We’ll be looking [in the] immediate future at taking advantage of our own technologies to build collaborative tools, to create communities of partners with similar interests. Especially around certain advanced and emerging technologies. The speed at which business is being conducted is just exponentially expanding, and the ability to use these collaborative tools to better facilitate communication between our best experts inside of Cisco and our partners’ best experts in terms of crafting the right solution for an end-user customer is critical, and timeliness is critical. You’ll see in the next few months a real emphasis on Cisco … being able to make that experience for our partners the most efficient, the most scalable and the most optimized that we can, using a lot of technology that we’ve either acquired or put together in-house.

What technology specifically do you mean? 

Certainly we will be looking to WebEx, a very great product in our product portfolio [that] has provided success to a lot of our customers, and we will be looking to take WebEx internally in terms of better communicating with our partners and communicating inside Cisco with our employees to better facilitate that. We are looking at ways to better put those tools together to better optimize the partner experience.

What specific communications do you want to improve? 

Partners will tell us all the time [they are interested in] the ability to make their organization more efficient in terms of how much time they spend looking for data points, or help with configurations or expertise on a particular vertical market. Clearly time is money.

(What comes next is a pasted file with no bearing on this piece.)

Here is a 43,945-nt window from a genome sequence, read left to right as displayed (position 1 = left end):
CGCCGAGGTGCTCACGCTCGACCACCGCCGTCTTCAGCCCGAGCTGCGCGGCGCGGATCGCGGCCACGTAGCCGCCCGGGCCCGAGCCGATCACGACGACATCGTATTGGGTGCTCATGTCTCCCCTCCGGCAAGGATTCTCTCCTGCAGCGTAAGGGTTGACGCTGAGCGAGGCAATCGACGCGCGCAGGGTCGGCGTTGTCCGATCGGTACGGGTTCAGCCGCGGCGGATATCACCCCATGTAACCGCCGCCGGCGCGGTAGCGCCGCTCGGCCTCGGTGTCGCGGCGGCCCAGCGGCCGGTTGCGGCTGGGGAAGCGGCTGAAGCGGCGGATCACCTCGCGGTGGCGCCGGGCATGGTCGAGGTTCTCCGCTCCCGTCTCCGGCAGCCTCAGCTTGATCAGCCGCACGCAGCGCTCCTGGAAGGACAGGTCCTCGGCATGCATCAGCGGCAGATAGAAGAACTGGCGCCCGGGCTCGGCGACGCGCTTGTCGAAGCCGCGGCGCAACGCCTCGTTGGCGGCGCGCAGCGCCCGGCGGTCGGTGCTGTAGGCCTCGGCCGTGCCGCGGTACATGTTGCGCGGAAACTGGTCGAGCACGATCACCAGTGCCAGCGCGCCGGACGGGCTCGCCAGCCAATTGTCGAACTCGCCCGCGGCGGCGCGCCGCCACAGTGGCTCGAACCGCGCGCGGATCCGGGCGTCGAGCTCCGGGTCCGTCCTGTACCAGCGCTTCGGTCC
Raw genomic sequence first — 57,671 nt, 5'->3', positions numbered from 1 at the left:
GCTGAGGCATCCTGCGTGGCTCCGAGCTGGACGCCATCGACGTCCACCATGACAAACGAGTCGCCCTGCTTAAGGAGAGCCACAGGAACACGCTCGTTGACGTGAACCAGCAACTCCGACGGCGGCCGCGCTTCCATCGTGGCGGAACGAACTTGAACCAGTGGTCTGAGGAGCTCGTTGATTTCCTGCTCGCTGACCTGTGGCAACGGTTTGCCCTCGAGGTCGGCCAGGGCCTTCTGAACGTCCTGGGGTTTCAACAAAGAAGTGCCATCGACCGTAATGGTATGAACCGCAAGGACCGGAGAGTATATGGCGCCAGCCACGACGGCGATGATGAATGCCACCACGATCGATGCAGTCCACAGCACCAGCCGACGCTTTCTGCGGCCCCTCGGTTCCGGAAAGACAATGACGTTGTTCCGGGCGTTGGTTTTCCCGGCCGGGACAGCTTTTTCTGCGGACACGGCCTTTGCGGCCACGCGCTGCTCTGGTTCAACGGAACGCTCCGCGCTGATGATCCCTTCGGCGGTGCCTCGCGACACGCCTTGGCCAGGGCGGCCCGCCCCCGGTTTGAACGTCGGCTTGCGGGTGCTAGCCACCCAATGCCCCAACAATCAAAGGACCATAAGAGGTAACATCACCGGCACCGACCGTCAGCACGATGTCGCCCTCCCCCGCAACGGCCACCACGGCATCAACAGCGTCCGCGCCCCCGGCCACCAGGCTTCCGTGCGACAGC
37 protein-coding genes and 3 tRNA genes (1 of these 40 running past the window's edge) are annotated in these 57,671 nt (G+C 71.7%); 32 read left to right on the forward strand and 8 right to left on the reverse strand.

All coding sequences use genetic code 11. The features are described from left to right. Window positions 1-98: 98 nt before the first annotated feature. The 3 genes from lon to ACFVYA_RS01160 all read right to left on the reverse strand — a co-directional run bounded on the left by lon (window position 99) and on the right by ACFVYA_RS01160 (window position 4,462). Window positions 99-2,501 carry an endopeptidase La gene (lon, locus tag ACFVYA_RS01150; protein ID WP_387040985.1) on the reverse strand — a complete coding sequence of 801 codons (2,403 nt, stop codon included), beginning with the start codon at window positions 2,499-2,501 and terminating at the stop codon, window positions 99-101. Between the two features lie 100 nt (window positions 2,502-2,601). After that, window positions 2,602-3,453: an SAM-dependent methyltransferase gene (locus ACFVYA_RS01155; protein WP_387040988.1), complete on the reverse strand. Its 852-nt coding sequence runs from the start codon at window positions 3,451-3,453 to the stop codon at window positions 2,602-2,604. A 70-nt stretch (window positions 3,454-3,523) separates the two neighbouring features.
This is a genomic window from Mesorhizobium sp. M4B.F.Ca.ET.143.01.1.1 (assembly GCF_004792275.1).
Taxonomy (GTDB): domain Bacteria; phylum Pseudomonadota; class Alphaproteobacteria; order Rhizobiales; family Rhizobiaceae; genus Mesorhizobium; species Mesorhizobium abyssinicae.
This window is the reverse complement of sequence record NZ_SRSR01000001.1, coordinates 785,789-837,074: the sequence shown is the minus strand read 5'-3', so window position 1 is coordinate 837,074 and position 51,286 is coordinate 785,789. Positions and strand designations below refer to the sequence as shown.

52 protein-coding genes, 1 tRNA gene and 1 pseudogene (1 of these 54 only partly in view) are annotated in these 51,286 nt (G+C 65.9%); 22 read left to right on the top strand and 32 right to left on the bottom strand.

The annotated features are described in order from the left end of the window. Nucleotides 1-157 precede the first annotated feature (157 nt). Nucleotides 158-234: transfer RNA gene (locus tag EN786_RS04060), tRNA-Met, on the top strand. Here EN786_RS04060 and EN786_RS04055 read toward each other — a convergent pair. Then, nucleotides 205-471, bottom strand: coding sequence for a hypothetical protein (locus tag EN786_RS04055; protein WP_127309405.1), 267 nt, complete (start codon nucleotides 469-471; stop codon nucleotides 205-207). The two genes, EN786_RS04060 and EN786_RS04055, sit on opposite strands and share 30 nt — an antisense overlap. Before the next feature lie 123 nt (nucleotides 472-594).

Our ability to help them to be as efficient as possible goes to interest in their continued partner profitability. Being able to connect them to a virtual expert on our engineering team dedicated to supporting our channel partners via video so that it shortens the time to give them the kind of data and answers they need to provide complex configuration or any level of assistance. Our virtual expert program that we are working on here inside the channel in the United States and Canada is an example of using a collaborative tool, WebEx, for example, along with video to better improve the communication, timeliness and quality of communication with our partner community. We think that in turn will make Cisco and its partners better able to capture more revenue by spending more time in front of customers and less time on planes and organizing calendars.

Initially this is something separate in pilot form. Our virtual expert is in pilot now in the United States. We are getting an awful lot of feedback from partners on what they feel about the experience.

We are looking at click-to-chat capabilities, at being able to create virtual expert communities. We are looking at a lot of partner-to-partner peering on our more customized technologies.

It’s all evolving rapidly because technology continues to evolve and change. At all times we want to keep the partner experience, the ease of doing business and partner profitability at the forefront of all we are trying to accomplish.

Will this be built on existing partner portal? 

In pilot form it starts off as something separate, but we’d love to get to the place where partners have just one place to go.

Are there any products that you believe will be hot for Cisco in 2008? 

Certainly the data center is an interesting space now for Cisco. We will be announcing many products built for our road map for Cisco in the data center space in the coming months. It’s an exciting time for Cisco and for our partners. Unified communications continues to be a very hot topic and hot market for us at the moment.